maybes = [g1 0`a`

, f 1`b`

"one", g2 2 "two", g1 3`c`

, f 4`d`

"three"]

This produces a `Maybe`

for each key:

keys = 0 1 2 3 4 results = [Nothing, Just True, Just False, Nothing, Just True]

Finally, the `Just`

results are collected into a map:

return value = [(1, True), (2, False), (4, True)]

The other tactics below are optimizations or simplifications of
`mapMaybeMissing`

for special cases. Most importantly,

`dropMissing`

drops all the keys.`preserveMissing`

leaves all the entries alone.

When `merge`

is given three arguments, it is inlined at the call
site. To prevent excessive inlining, you should typically use `merge`

to define your custom combining functions.

Examples:

unionWithKey f = merge preserveMissing preserveMissing (zipWithMatched f)

intersectionWithKey f = merge dropMissing dropMissing (zipWithMatched f)

differenceWith f = merge diffPreserve diffDrop f

symmetricDifference = merge diffPreserve diffPreserve (\ _ _ _ -> Nothing)

mapEachPiece f g h = merge (diffMapWithKey f) (diffMapWithKey g)

*Since: 0.5.8*

`WhenMatched`

tactics

zipWithMaybeMatched :: Applicative f => (k -> x -> y -> Maybe z) -> WhenMatched f k x y z Source #

When a key is found in both maps, apply a function to the key and values and maybe use the result in the merged map.

zipWithMaybeMatched :: (k -> x -> y -> Maybe z) -> SimpleWhenMatched k x y z

zipWithMatched :: Applicative f => (k -> x -> y -> z) -> WhenMatched f k x y z Source #

When a key is found in both maps, apply a function to the key and values and use the result in the merged map.

zipWithMatched :: (k -> x -> y -> z) -> SimpleWhenMatched k x y z

`WhenMissing`

tactics

mapMaybeMissing :: Applicative f => (k -> x -> Maybe y) -> WhenMissing f k x y Source #

Map over the entries whose keys are missing from the other map,
optionally removing some. This is the most powerful `SimpleWhenMissing`

tactic, but others are usually more efficient.

mapMaybeMissing :: (k -> x -> Maybe y) -> SimpleWhenMissing k x y

mapMaybeMissing f = traverseMaybeMissing (\k x -> pure (f k x))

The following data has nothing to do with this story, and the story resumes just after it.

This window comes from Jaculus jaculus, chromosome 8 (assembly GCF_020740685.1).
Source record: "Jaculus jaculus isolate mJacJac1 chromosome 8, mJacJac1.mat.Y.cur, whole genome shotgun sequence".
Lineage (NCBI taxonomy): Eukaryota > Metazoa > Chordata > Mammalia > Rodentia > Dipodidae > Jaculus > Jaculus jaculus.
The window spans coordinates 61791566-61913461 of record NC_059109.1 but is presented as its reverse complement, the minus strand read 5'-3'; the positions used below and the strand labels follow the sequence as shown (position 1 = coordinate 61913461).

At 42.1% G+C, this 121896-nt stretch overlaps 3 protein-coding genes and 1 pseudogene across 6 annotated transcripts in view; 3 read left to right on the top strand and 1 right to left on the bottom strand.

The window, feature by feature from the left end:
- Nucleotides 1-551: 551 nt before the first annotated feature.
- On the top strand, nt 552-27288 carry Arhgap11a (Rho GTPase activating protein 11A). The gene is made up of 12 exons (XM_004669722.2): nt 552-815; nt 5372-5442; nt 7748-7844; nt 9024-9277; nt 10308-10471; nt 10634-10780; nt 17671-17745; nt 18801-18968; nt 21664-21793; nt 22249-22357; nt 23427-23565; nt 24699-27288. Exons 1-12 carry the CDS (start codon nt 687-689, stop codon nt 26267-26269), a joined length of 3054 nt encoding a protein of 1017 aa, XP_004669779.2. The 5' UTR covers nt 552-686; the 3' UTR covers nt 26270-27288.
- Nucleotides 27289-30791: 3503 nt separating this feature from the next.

but `mapMaybeMissing`

uses fewer unnecessary `Applicative`

operations.

dropMissing :: Applicative f => WhenMissing f k x y Source #

Drop all the entries whose keys are missing from the other map.

dropMissing :: SimpleWhenMissing k x y

dropMissing = mapMaybeMissing (\_ _ -> Nothing)

but `dropMissing`

is much faster.

preserveMissing :: Applicative f => WhenMissing f k x x Source #

Preserve, unchanged, the entries whose keys are missing from the other map.

preserveMissing :: SimpleWhenMissing k x x

preserveMissing = Merge.Lazy.mapMaybeMissing (\_ x -> Just x)

but `preserveMissing`

is much faster.

mapMissing :: Applicative f => (k -> x -> y) -> WhenMissing f k x y Source #

Map over the entries whose keys are missing from the other map.

mapMissing :: (k -> x -> y) -> SimpleWhenMissing k x y

mapMissing f = mapMaybeMissing (\k x -> Just $ f k x)

but `mapMissing`

is somewhat faster.

filterMissing :: Applicative f => (k -> x -> Bool) -> WhenMissing f k x x Source #

Filter the entries whose keys are missing from the other map.

filterMissing :: (k -> x -> Bool) -> SimpleWhenMissing k x x

filterMissing f = Merge.Lazy.mapMaybeMissing $ \k x -> guard (f k x) *> Just x

but this should be a little faster.

## Applicative merge tactic types

data WhenMissing f k x y Source #

A tactic for dealing with keys present in one map but not the other in
`merge`

or `mergeA`

.

A tactic of type ` WhenMissing f k x z `

is an abstract representation
of a function of type ` k -> x -> f (Maybe z) `

.

(Applicative f, Monad f) => Category * (WhenMissing f k) Source # | |

(Applicative f, Monad f) => Monad (WhenMissing f k x) Source # | Equivalent to |

(Applicative f, Monad f) => Functor (WhenMissing f k x) Source # | |

(Applicative f, Monad f) => Applicative (WhenMissing f k x) Source # | Equivalent to |

data WhenMatched f k x y z Source #

A tactic for dealing with keys present in both
maps in `merge`

or `mergeA`

.

A tactic of type ` WhenMatched f k x y z `

is an abstract representation
of a function of type ` k -> x -> y -> f (Maybe z) `

.

(Monad f, Applicative f) => Category * (WhenMatched f k x) Source # | |